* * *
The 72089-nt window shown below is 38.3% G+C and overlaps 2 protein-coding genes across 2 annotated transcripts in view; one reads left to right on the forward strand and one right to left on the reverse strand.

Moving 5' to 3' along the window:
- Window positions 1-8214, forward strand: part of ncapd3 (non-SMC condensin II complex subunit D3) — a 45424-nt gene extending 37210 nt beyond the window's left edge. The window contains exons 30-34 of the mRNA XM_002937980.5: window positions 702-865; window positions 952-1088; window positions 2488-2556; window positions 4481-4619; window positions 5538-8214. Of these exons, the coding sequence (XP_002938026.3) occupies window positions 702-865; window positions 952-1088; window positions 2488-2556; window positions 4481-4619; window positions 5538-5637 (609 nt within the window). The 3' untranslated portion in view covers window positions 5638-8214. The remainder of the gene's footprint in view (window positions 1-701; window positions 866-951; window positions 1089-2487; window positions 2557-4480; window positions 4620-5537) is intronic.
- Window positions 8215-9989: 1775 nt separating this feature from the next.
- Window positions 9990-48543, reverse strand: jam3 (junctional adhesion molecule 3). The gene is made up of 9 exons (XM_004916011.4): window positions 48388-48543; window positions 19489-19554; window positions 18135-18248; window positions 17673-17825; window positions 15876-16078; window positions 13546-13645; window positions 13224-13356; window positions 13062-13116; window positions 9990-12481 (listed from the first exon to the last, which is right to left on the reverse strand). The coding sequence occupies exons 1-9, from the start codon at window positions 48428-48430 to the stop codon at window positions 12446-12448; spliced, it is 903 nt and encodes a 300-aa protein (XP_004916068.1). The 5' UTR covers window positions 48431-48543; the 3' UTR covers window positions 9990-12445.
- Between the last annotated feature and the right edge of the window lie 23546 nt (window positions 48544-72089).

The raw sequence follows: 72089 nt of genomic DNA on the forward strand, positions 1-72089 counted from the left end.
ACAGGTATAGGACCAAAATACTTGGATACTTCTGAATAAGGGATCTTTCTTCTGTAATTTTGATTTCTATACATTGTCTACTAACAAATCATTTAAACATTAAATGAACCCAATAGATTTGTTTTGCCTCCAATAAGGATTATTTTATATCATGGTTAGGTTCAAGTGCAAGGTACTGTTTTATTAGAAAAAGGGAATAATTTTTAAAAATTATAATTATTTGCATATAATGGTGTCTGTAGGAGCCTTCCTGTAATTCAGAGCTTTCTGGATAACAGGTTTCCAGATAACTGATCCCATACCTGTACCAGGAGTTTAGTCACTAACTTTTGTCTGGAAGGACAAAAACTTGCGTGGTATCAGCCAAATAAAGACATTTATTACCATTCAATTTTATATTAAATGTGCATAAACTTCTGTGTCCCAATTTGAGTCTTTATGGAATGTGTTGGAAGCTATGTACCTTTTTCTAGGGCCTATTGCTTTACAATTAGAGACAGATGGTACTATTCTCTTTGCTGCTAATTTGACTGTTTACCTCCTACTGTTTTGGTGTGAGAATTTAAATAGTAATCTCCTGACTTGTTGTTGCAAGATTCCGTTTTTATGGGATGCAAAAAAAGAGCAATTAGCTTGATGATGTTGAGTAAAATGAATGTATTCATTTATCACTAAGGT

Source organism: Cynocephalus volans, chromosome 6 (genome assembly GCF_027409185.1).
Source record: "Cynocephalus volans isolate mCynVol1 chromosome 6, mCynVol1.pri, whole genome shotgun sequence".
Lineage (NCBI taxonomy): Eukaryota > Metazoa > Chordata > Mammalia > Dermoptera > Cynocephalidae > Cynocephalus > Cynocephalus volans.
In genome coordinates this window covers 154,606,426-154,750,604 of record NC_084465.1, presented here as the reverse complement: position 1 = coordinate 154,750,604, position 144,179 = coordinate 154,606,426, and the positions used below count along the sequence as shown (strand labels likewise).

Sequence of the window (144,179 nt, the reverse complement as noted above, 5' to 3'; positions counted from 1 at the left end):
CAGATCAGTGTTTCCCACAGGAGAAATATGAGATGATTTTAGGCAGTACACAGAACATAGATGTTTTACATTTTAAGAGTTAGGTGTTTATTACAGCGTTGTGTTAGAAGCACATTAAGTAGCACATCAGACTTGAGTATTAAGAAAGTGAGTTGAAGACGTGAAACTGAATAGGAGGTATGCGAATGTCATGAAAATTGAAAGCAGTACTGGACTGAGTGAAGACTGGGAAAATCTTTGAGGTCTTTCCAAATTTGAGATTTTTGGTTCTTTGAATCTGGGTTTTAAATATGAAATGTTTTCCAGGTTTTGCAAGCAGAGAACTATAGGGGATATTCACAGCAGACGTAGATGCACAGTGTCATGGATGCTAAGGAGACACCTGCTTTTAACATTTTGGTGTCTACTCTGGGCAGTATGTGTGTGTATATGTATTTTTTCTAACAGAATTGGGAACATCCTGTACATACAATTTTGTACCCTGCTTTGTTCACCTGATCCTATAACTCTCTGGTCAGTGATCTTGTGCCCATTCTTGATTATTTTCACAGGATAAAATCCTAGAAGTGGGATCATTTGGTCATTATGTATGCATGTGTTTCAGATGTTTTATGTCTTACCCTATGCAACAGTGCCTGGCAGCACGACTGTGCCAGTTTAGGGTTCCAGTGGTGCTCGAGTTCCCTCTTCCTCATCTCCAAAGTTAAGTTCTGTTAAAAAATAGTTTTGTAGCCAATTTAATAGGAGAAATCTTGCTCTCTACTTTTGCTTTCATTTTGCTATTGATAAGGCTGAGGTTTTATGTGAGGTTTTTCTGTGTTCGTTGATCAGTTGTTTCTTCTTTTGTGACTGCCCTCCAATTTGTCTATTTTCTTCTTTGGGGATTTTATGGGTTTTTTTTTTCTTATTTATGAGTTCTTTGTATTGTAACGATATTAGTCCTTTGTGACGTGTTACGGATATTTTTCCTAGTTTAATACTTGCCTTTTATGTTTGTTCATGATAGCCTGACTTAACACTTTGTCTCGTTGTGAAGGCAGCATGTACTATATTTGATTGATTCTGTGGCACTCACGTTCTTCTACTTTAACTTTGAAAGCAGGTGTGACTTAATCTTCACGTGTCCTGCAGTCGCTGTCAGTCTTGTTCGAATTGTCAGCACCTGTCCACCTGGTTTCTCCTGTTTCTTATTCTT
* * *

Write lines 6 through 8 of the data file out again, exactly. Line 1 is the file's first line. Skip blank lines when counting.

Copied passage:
- Between the last annotated feature and the right edge of the window lie 23546 nt (window positions 48544-72089).

The raw sequence follows: 72089 nt of genomic DNA on the forward strand, positions 1-72089 counted from the left end.
ACAGGTATAGGACCAAAATACTTGGATACTTCTGAATAAGGGATCTTTCTTCTGTAATTTTGATTTCTATACATTGTCTACTAACAAATCATTTAAACATTAAATGAACCCAATAGATTTGTTTTGCCTCCAATAAGGATTATTTTATATCATGGTTAGGTTCAAGTGCAAGGTACTGTTTTATTAGAAAAAGGGAATAATTTTTAAAAATTATAATTATTTGCATATAATGGTGTCTGTAGGAGCCTTCCTGTAATTCAGAGCTTTCTGGATAACAGGTTTCCAGATAACTGATCCCATACCTGTACCAGGAGTTTAGTCACTAACTTTTGTCTGGAAGGACAAAAACTTGCGTGGTATCAGCCAAATAAAGACATTTATTACCATTCAATTTTATATTAAATGTGCATAAACTTCTGTGTCCCAATTTGAGTCTTTATGGAATGTGTTGGAAGCTATGTACCTTTTTCTAGGGCCTATTGCTTTACAATTAGAGACAGATGGTACTATTCTCTTTGCTGCTAATTTGACTGTTTACCTCCTACTGTTTTGGTGTGAGAATTTAAATAGTAATCTCCTGACTTGTTGTTGCAAGATTCCGTTTTTATGGGATGCAAAAAAAGAGCAATTAGCTTGATGATGTTGAGTAAAATGAATGTATTCATTTATCACTAAGGT